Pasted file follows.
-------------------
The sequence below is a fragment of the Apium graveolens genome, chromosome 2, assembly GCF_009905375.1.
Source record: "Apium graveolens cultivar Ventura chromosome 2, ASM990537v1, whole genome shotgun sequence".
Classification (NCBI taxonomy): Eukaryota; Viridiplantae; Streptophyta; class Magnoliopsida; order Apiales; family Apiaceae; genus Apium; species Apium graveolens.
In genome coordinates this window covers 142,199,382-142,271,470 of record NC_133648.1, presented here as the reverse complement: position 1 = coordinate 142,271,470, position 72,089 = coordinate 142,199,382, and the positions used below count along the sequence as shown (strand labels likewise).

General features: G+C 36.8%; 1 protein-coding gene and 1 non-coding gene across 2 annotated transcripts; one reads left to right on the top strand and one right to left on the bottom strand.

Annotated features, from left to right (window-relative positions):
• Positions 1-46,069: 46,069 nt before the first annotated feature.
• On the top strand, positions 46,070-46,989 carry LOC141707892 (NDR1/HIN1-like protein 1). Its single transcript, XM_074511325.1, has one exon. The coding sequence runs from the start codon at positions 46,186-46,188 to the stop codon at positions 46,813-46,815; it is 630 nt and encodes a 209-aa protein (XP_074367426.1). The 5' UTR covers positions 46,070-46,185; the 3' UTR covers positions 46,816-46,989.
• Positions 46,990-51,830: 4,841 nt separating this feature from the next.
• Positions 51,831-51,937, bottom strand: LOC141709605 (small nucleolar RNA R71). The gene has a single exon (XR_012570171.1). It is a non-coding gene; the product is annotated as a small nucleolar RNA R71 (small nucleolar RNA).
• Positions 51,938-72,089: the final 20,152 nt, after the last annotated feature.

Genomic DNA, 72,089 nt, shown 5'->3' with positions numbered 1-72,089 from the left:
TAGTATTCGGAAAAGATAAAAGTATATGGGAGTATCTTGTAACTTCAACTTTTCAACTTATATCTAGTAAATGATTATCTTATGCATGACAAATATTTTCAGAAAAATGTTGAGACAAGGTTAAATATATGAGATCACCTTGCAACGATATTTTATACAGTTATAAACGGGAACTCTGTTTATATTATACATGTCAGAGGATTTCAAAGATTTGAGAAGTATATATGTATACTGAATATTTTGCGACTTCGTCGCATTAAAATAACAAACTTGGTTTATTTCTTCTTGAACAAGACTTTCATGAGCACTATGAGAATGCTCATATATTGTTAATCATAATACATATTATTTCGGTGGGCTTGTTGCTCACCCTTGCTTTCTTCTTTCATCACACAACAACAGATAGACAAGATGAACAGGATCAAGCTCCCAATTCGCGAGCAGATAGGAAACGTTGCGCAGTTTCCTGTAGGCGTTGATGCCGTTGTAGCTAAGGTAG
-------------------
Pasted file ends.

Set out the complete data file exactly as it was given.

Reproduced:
The sequence below is a fragment of the Apium graveolens genome, chromosome 2, assembly GCF_009905375.1.
Source record: "Apium graveolens cultivar Ventura chromosome 2, ASM990537v1, whole genome shotgun sequence".
Classification (NCBI taxonomy): Eukaryota; Viridiplantae; Streptophyta; class Magnoliopsida; order Apiales; family Apiaceae; genus Apium; species Apium graveolens.
In genome coordinates this window covers 142,199,382-142,271,470 of record NC_133648.1, presented here as the reverse complement: position 1 = coordinate 142,271,470, position 72,089 = coordinate 142,199,382, and the positions used below count along the sequence as shown (strand labels likewise).

General features: G+C 36.8%; 1 protein-coding gene and 1 non-coding gene across 2 annotated transcripts; one reads left to right on the top strand and one right to left on the bottom strand.

Annotated features, from left to right (window-relative positions):
• Positions 1-46,069: 46,069 nt before the first annotated feature.
• On the top strand, positions 46,070-46,989 carry LOC141707892 (NDR1/HIN1-like protein 1). Its single transcript, XM_074511325.1, has one exon. The coding sequence runs from the start codon at positions 46,186-46,188 to the stop codon at positions 46,813-46,815; it is 630 nt and encodes a 209-aa protein (XP_074367426.1). The 5' UTR covers positions 46,070-46,185; the 3' UTR covers positions 46,816-46,989.
• Positions 46,990-51,830: 4,841 nt separating this feature from the next.
• Positions 51,831-51,937, bottom strand: LOC141709605 (small nucleolar RNA R71). The gene has a single exon (XR_012570171.1). It is a non-coding gene; the product is annotated as a small nucleolar RNA R71 (small nucleolar RNA).
• Positions 51,938-72,089: the final 20,152 nt, after the last annotated feature.

Genomic DNA, 72,089 nt, shown 5'->3' with positions numbered 1-72,089 from the left:
TAGTATTCGGAAAAGATAAAAGTATATGGGAGTATCTTGTAACTTCAACTTTTCAACTTATATCTAGTAAATGATTATCTTATGCATGACAAATATTTTCAGAAAAATGTTGAGACAAGGTTAAATATATGAGATCACCTTGCAACGATATTTTATACAGTTATAAACGGGAACTCTGTTTATATTATACATGTCAGAGGATTTCAAAGATTTGAGAAGTATATATGTATACTGAATATTTTGCGACTTCGTCGCATTAAAATAACAAACTTGGTTTATTTCTTCTTGAACAAGACTTTCATGAGCACTATGAGAATGCTCATATATTGTTAATCATAATACATATTATTTCGGTGGGCTTGTTGCTCACCCTTGCTTTCTTCTTTCATCACACAACAACAGATAGACAAGATGAACAGGATCAAGCTCCCAATTCGCGAGCAGATAGGAAACGTTGCGCAGTTTCCTGTAGGCGTTGATGCCGTTGTAGCTAAGGTAG